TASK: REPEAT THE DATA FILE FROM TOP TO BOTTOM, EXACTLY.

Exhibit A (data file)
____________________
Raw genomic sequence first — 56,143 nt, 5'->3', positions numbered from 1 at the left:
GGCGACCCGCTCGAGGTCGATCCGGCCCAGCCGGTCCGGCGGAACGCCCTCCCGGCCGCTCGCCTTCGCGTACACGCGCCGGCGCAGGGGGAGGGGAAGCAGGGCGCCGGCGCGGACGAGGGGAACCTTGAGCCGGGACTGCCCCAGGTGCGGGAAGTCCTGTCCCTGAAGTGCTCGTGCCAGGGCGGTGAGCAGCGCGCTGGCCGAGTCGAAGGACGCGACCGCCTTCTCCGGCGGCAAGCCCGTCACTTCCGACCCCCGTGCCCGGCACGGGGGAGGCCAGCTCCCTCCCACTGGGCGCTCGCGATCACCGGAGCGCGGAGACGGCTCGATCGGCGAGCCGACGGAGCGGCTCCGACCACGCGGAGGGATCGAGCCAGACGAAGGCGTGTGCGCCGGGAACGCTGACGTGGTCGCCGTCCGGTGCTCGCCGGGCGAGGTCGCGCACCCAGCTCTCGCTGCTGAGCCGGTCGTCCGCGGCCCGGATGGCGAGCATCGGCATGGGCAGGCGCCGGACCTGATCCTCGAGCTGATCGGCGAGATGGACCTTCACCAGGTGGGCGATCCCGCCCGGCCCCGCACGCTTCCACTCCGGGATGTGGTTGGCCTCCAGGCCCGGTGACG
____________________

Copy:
Raw genomic sequence first — 56,143 nt, 5'->3', positions numbered from 1 at the left:
GGCGACCCGCTCGAGGTCGATCCGGCCCAGCCGGTCCGGCGGAACGCCCTCCCGGCCGCTCGCCTTCGCGTACACGCGCCGGCGCAGGGGGAGGGGAAGCAGGGCGCCGGCGCGGACGAGGGGAACCTTGAGCCGGGACTGCCCCAGGTGCGGGAAGTCCTGTCCCTGAAGTGCTCGTGCCAGGGCGGTGAGCAGCGCGCTGGCCGAGTCGAAGGACGCGACCGCCTTCTCCGGCGGCAAGCCCGTCACTTCCGACCCCCGTGCCCGGCACGGGGGAGGCCAGCTCCCTCCCACTGGGCGCTCGCGATCACCGGAGCGCGGAGACGGCTCGATCGGCGAGCCGACGGAGCGGCTCCGACCACGCGGAGGGATCGAGCCAGACGAAGGCGTGTGCGCCGGGAACGCTGACGTGGTCGCCGTCCGGTGCTCGCCGGGCGAGGTCGCGCACCCAGCTCTCGCTGCTGAGCCGGTCGTCCGCGGCCCGGATGGCGAGCATCGGCATGGGCAGGCGCCGGACCTGATCCTCGAGCTGATCGGCGAGATGGACCTTCACCAGGTGGGCGATCCCGCCCGGCCCCGCACGCTTCCACTCCGGGATGTGGTTGGCCTCCAGGCCCGGTGACG